The Mayor of Benidorm Pedro Zaragoza was appointed mayor in 1950 at the age of 28 by the Francoist State. At the time Benidorm was a small town without many economic prospects. Spain was still recovering from the Spanish Civil War that had ended in 1939. Zaragoza felt that the town could be turned into a beachside resort that would draw tourists not just from Spain, but from across Europe. In 1950, Benidorm only had 102 hotel rooms.
He became a one-man spokesman for his town by traveling across Europe to promote Benidorm. In Stockholm, Sweden, he left flowering almond branches in department stores. The Queen of the United Kingdom received the local wine that he had sent. He planted orange trees in the name of famous people such as Queen Elizabeth and Charles de Gaulle and sent the harvest to them.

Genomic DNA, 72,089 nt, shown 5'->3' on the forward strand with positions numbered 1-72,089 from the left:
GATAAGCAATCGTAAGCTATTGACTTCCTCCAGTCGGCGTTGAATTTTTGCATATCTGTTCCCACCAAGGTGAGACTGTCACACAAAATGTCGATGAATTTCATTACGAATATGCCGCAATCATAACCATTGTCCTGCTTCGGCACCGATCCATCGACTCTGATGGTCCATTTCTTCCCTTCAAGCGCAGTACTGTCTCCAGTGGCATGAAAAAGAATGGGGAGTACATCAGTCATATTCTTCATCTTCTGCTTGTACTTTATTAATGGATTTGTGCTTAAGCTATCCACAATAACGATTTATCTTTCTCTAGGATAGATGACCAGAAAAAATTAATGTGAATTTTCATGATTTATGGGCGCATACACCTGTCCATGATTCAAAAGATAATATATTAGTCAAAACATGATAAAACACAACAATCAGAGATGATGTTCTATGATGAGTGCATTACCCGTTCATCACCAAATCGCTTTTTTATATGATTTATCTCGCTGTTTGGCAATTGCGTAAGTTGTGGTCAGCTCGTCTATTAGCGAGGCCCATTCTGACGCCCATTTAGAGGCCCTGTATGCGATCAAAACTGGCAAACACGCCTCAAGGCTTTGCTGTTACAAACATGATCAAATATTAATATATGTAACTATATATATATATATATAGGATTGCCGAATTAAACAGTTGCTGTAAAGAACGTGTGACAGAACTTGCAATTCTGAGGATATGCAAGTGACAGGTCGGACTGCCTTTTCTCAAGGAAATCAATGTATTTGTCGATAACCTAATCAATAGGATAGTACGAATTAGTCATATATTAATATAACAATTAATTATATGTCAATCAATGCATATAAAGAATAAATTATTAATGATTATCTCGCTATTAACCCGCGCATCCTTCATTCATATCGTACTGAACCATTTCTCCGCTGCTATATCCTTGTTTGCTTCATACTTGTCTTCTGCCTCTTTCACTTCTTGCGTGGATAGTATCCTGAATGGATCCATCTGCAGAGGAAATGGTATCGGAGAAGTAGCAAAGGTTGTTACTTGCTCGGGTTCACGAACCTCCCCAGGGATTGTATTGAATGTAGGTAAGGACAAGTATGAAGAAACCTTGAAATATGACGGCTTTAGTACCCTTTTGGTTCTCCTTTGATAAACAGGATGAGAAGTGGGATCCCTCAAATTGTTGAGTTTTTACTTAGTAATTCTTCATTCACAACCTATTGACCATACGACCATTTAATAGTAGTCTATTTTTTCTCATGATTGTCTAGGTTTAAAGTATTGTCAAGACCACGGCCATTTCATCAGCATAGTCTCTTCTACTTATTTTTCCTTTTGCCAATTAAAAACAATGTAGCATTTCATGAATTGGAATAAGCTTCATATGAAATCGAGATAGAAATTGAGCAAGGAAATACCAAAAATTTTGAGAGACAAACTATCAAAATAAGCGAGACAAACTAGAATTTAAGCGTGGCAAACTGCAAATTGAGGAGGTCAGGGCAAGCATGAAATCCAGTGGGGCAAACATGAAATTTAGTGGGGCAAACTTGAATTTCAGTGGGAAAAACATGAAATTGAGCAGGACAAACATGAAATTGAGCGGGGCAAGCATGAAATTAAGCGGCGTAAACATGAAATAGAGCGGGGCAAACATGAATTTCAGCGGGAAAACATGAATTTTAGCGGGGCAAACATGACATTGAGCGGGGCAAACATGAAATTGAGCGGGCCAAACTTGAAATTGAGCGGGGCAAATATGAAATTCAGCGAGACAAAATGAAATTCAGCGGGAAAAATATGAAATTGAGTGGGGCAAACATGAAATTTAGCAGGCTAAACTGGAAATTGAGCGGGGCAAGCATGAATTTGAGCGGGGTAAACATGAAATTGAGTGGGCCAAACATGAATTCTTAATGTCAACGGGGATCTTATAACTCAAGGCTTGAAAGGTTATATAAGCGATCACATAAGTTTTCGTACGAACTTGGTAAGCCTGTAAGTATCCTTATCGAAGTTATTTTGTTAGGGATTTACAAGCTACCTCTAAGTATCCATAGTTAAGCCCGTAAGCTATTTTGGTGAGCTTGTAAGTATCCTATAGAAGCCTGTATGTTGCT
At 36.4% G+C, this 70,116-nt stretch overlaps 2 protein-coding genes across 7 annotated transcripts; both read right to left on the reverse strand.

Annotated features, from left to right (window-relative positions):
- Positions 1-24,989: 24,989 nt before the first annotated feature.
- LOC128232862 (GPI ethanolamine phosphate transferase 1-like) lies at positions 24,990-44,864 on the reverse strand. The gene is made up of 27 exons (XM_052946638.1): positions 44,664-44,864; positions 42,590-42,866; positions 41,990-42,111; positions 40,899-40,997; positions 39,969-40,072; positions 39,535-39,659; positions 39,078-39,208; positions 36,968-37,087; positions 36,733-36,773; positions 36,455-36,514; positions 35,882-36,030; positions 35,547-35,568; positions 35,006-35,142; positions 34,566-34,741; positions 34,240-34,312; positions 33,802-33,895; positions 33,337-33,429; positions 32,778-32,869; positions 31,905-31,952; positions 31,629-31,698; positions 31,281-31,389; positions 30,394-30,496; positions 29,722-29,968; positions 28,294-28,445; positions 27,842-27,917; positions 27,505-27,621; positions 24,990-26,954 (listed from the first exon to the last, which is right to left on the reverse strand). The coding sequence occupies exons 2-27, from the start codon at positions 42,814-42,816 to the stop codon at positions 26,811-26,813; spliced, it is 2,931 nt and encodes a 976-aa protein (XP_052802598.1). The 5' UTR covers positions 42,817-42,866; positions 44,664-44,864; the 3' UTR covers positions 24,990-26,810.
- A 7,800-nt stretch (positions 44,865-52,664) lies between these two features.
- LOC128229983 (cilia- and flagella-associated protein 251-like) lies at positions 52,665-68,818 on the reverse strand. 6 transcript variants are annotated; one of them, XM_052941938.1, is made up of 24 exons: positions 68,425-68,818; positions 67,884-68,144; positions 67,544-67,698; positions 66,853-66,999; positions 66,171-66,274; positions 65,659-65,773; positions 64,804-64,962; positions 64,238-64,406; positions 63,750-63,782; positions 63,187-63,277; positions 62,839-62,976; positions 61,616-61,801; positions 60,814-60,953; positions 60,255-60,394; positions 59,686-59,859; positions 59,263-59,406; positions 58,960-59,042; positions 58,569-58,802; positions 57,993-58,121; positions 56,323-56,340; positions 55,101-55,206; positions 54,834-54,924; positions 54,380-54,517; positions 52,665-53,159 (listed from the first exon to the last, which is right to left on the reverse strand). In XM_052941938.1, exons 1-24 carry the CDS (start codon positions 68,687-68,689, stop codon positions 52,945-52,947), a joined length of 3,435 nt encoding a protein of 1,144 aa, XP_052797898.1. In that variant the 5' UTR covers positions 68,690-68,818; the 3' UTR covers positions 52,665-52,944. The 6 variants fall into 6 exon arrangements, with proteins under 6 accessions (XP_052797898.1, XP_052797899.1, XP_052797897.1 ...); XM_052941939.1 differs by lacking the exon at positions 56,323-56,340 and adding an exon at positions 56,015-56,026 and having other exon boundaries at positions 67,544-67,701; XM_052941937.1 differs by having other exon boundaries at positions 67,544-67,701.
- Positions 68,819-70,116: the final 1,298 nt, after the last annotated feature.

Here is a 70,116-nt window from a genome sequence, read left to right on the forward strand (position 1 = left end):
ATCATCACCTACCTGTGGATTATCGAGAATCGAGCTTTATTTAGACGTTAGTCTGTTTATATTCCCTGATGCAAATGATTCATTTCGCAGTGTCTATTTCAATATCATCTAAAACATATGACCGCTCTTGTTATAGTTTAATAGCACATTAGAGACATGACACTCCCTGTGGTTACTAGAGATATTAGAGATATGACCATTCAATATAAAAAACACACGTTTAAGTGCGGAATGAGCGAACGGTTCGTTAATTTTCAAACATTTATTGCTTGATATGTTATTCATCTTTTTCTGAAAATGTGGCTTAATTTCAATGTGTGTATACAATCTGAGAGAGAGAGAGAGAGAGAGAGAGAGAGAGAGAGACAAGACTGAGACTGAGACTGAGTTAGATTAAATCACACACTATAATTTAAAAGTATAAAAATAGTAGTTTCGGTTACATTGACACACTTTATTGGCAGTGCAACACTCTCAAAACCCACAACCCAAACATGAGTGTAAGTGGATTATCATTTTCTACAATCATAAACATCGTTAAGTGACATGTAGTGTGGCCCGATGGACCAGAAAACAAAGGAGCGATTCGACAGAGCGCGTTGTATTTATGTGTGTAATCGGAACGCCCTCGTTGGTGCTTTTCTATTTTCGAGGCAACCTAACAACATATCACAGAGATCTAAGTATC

Zaragoza rode a Vespa for nine hours to advocate Francisco Franco, caudillo of Spain, that the country should open to tourists. According to The Economist, "the dictator, amused by this small, round, mustachioed man with motor oil on his trousers, became a fan at once".
In 1952, Zaragoza allowed women to wear the newest fashion of bikinis anywhere in the town. This prompted some Catholic archbishops to threaten to excommunicate him. Only with the intervention of Franco did the archbishops and the Catholic Church back off from their threat.
Zaragoza encouraged the building of high-rises in Benidorm as he felt it helped more people to see the beaches and feel the sea air. In 2008, Benidorm was already home to 330 skyscrapers and attracted over five million visitors.
After retiring from his post as mayor, Pedro Zaragoza became a director of a number of Spanish companies. He was president of the Alicante council and also worked for the Ministry of Information in Madrid. He was the civil governor of Guadalajara and a member of parliament. Pedro Zaragoza died on April 1, 2008, at the age of 85 in his beloved Benidorm, Spain.